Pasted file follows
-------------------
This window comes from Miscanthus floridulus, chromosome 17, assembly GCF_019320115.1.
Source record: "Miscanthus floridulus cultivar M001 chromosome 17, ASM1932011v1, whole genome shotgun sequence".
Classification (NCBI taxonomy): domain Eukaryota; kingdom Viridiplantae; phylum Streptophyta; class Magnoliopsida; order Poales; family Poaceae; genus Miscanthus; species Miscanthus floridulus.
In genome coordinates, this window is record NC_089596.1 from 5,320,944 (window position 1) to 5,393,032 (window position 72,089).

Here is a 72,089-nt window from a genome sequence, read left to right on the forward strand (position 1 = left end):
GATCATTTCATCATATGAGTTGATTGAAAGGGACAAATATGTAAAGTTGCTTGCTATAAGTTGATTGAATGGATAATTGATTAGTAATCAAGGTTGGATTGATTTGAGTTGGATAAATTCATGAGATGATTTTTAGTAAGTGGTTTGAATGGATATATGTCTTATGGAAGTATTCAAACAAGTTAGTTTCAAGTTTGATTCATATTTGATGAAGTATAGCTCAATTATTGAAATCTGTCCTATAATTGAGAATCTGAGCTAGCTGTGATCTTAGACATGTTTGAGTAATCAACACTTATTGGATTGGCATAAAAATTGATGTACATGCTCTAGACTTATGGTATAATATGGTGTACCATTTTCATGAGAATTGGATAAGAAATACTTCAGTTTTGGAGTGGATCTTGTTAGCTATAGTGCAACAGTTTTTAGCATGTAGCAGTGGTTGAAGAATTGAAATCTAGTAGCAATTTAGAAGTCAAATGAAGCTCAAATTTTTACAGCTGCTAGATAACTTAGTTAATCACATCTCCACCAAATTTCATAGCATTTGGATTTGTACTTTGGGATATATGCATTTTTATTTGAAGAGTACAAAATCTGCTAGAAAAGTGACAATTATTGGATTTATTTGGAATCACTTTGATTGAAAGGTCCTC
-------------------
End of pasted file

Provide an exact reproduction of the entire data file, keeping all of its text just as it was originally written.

This window comes from Miscanthus floridulus, chromosome 17, assembly GCF_019320115.1.
Source record: "Miscanthus floridulus cultivar M001 chromosome 17, ASM1932011v1, whole genome shotgun sequence".
Classification (NCBI taxonomy): domain Eukaryota; kingdom Viridiplantae; phylum Streptophyta; class Magnoliopsida; order Poales; family Poaceae; genus Miscanthus; species Miscanthus floridulus.
In genome coordinates, this window is record NC_089596.1 from 5,320,944 (window position 1) to 5,393,032 (window position 72,089).

Here is a 72,089-nt window from a genome sequence, read left to right on the forward strand (position 1 = left end):
GATCATTTCATCATATGAGTTGATTGAAAGGGACAAATATGTAAAGTTGCTTGCTATAAGTTGATTGAATGGATAATTGATTAGTAATCAAGGTTGGATTGATTTGAGTTGGATAAATTCATGAGATGATTTTTAGTAAGTGGTTTGAATGGATATATGTCTTATGGAAGTATTCAAACAAGTTAGTTTCAAGTTTGATTCATATTTGATGAAGTATAGCTCAATTATTGAAATCTGTCCTATAATTGAGAATCTGAGCTAGCTGTGATCTTAGACATGTTTGAGTAATCAACACTTATTGGATTGGCATAAAAATTGATGTACATGCTCTAGACTTATGGTATAATATGGTGTACCATTTTCATGAGAATTGGATAAGAAATACTTCAGTTTTGGAGTGGATCTTGTTAGCTATAGTGCAACAGTTTTTAGCATGTAGCAGTGGTTGAAGAATTGAAATCTAGTAGCAATTTAGAAGTCAAATGAAGCTCAAATTTTTACAGCTGCTAGATAACTTAGTTAATCACATCTCCACCAAATTTCATAGCATTTGGATTTGTACTTTGGGATATATGCATTTTTATTTGAAGAGTACAAAATCTGCTAGAAAAGTGACAATTATTGGATTTATTTGGAATCACTTTGATTGAAAGGTCCTC